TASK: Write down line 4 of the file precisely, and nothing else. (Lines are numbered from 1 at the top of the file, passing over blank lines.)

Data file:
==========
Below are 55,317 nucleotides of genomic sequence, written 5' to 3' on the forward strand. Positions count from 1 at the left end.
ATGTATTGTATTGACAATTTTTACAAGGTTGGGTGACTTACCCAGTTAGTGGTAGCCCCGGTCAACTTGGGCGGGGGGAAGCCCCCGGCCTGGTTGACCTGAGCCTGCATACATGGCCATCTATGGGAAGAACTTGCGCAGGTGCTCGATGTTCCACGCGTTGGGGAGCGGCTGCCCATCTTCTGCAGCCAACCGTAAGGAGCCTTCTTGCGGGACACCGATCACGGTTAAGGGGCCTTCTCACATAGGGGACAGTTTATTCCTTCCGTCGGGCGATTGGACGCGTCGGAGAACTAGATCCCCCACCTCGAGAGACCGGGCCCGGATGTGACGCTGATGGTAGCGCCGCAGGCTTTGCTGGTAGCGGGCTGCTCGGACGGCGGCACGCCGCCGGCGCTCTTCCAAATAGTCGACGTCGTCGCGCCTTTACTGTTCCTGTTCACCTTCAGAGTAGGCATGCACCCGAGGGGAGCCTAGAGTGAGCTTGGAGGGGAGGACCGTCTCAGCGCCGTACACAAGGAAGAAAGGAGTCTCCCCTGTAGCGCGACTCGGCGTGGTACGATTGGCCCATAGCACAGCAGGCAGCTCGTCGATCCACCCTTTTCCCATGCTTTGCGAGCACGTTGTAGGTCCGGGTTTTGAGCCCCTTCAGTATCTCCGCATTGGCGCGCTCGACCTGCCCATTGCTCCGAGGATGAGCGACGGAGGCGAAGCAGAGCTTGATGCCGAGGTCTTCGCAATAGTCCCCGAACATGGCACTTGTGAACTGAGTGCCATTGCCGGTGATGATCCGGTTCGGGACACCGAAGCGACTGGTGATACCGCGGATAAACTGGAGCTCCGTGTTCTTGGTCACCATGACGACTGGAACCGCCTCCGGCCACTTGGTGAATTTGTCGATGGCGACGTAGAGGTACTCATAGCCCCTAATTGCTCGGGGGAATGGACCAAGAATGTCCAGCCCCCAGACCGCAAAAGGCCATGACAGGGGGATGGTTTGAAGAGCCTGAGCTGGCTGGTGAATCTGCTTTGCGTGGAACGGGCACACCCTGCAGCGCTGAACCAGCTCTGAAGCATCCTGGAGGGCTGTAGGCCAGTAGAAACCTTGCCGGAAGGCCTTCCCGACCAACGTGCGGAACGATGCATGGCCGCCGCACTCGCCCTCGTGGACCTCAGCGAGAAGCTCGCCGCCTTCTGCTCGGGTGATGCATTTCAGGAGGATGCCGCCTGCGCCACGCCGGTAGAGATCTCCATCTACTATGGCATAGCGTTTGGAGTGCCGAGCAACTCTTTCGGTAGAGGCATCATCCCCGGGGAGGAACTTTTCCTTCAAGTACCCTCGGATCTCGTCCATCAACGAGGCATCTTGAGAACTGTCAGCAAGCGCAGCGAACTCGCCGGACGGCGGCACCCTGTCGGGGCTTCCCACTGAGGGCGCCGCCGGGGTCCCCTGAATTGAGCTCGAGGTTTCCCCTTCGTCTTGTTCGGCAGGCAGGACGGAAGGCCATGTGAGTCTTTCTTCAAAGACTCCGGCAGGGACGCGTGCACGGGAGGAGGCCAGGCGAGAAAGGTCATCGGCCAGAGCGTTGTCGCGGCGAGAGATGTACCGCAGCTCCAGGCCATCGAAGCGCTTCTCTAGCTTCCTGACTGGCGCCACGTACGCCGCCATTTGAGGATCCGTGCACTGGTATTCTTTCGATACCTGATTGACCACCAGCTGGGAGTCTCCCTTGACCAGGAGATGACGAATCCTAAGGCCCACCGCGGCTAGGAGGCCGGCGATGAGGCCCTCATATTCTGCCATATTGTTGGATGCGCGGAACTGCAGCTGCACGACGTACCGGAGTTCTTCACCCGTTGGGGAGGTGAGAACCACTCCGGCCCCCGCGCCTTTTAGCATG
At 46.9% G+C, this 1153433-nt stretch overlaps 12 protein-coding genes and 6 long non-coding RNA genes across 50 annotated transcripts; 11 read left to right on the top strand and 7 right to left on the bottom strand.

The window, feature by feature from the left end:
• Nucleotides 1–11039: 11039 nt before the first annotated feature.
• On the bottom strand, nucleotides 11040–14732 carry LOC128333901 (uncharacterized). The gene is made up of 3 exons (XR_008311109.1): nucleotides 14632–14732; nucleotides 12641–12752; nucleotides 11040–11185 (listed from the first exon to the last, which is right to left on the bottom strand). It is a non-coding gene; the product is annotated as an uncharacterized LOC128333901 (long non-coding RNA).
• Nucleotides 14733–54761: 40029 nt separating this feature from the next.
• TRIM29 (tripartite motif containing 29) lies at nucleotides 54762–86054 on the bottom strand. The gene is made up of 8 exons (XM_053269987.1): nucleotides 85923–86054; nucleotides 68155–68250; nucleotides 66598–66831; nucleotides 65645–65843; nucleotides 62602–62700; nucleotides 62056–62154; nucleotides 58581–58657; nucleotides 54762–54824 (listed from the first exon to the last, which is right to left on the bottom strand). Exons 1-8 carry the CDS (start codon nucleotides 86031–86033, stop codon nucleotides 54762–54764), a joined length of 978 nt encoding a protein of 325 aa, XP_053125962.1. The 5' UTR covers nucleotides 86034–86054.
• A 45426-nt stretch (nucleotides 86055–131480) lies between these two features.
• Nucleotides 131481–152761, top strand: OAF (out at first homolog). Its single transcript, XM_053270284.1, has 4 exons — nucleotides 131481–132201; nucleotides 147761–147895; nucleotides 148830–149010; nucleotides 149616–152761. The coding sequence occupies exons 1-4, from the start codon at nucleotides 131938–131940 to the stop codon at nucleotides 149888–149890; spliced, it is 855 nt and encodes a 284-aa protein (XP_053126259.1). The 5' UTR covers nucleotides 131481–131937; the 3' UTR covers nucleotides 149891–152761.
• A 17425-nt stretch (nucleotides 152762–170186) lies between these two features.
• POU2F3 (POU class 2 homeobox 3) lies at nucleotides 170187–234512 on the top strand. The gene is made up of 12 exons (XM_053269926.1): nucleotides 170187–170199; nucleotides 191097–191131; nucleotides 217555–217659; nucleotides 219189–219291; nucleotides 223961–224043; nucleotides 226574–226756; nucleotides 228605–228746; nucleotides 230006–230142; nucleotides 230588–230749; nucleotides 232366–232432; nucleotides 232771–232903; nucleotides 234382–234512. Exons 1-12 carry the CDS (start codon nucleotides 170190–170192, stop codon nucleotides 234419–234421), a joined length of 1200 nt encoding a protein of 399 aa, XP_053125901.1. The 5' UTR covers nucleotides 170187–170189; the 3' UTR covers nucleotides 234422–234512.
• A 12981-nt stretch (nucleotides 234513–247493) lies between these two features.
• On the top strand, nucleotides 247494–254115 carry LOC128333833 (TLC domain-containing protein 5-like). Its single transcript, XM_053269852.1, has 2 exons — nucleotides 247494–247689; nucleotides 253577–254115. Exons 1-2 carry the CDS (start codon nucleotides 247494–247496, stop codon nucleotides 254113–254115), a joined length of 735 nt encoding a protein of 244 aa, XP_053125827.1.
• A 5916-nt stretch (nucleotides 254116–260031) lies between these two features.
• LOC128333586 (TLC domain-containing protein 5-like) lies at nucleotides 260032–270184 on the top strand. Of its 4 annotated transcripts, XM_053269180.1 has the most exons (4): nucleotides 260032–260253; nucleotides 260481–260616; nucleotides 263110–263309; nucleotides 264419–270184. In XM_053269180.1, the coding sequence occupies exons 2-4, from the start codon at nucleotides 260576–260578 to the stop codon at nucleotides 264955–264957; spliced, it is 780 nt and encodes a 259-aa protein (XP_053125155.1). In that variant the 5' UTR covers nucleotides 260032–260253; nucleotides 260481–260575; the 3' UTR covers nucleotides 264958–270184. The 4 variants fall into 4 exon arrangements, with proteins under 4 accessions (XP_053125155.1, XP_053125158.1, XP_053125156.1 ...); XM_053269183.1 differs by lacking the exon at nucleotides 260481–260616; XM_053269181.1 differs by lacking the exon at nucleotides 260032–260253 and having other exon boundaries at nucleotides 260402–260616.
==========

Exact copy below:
The window, feature by feature from the left end: